June 19th, 2013
02:53 PM ET
Cases of human papillomavirus (HPV) have significantly decreased since the advent of the HPV vaccine in 2006, according to the Centers for Disease Control and Prevention, and numbers have outpaced even their greatest predictions.
"The prevalence of the types of HPV that commonly cause cervical cancer in women has dropped by about half in girls ages 14 to 19," said Dr. Thomas Frieden, CDC director. "That decline is even better than we had hoped for." FULL POST
June 18th, 2013
01:41 PM ET
It seems we often hear of another patient who has been desperately waiting for a transplant that could save his or her life.
Earlier this month it was a 10-year-old girl in Pennsylvania hoping for a new set of lungs. Before that it was Molly Pearce, who needs four organ transplants to survive. In September a man walked the streets of his South Carolina town asking strangers for a kidney for his wife.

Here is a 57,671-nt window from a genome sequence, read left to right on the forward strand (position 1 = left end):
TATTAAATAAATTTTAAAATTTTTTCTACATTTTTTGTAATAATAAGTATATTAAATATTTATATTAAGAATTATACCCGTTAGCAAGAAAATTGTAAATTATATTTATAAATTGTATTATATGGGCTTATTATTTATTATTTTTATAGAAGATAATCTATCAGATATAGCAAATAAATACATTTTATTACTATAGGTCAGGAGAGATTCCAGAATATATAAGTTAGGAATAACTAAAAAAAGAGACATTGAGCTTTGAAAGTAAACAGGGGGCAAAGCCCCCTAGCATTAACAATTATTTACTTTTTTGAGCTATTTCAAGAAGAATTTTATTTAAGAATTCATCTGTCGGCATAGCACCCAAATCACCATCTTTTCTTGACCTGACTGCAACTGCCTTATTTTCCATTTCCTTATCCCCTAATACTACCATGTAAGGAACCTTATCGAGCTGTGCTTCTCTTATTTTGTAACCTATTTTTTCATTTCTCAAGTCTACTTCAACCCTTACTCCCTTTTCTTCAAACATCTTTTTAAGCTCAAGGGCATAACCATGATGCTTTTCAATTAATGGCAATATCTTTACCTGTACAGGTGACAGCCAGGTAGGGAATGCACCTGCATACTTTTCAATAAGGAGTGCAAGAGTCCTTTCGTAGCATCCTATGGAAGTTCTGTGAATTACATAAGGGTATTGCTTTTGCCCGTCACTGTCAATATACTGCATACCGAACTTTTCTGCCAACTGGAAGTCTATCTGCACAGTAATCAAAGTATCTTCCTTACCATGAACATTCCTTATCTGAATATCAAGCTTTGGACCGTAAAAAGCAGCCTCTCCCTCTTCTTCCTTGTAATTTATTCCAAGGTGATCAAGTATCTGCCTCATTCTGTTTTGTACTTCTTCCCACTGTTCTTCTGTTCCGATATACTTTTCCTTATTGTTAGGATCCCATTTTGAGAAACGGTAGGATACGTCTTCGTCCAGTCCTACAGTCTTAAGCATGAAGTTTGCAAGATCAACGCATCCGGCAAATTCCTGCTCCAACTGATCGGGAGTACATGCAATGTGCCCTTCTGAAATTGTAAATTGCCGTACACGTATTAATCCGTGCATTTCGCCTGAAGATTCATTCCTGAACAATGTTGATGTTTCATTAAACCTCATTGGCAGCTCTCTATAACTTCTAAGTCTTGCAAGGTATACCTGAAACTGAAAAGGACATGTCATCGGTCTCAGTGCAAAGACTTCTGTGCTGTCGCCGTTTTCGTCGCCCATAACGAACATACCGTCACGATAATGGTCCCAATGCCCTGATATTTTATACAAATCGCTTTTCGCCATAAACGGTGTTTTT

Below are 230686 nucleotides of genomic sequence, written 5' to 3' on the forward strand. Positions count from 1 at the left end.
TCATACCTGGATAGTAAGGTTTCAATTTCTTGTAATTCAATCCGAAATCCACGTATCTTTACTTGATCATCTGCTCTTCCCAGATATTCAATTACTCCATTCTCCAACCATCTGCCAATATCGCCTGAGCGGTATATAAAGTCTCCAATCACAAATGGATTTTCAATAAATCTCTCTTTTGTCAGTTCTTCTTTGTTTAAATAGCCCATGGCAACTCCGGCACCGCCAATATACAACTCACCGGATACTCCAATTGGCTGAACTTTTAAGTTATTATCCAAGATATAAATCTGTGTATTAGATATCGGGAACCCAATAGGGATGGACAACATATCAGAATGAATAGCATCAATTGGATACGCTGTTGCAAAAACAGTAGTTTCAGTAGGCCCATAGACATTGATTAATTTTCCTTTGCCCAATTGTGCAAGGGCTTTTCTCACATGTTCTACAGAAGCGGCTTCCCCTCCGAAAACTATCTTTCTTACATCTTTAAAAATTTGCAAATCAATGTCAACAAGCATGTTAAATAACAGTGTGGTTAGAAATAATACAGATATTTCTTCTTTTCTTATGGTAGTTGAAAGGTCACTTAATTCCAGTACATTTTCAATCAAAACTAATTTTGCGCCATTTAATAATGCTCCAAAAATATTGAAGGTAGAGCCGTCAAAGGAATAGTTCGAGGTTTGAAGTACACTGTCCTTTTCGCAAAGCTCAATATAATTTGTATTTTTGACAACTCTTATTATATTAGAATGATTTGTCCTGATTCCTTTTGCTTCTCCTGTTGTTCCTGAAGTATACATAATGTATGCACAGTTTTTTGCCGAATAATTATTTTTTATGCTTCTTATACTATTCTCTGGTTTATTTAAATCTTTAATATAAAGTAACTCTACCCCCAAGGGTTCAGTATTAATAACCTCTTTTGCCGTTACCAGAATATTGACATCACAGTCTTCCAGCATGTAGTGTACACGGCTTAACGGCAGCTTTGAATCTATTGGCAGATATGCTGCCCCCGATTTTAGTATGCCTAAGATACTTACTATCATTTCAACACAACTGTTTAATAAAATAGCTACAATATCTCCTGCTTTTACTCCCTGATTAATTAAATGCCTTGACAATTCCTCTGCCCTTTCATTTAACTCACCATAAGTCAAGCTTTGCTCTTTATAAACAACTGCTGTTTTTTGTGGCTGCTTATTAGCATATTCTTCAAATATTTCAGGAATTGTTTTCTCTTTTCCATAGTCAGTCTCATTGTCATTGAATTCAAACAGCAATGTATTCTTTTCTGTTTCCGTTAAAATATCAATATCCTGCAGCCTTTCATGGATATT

More than 118,000 people in the United States are currently awaiting organ donations, according to OrganDonor.gov; 18 of them die each day without a donation.
Facebook co-founder Mark Zuckerberg is hoping to change that with the power of the world’s largest social networking site. On May 1, 2012, Facebook launched an initiative aimed at encouraging more people to register as organ donors.
June 18th, 2013
12:36 PM ET
Don't drink while you're pregnant, not even in moderation. It's wisdom that major medical groups such as the American College of Obstetricians and Gynecologists have repeatedly emphasized. But researchers are still looking into the specific effects of different quantities of maternal drinking on children.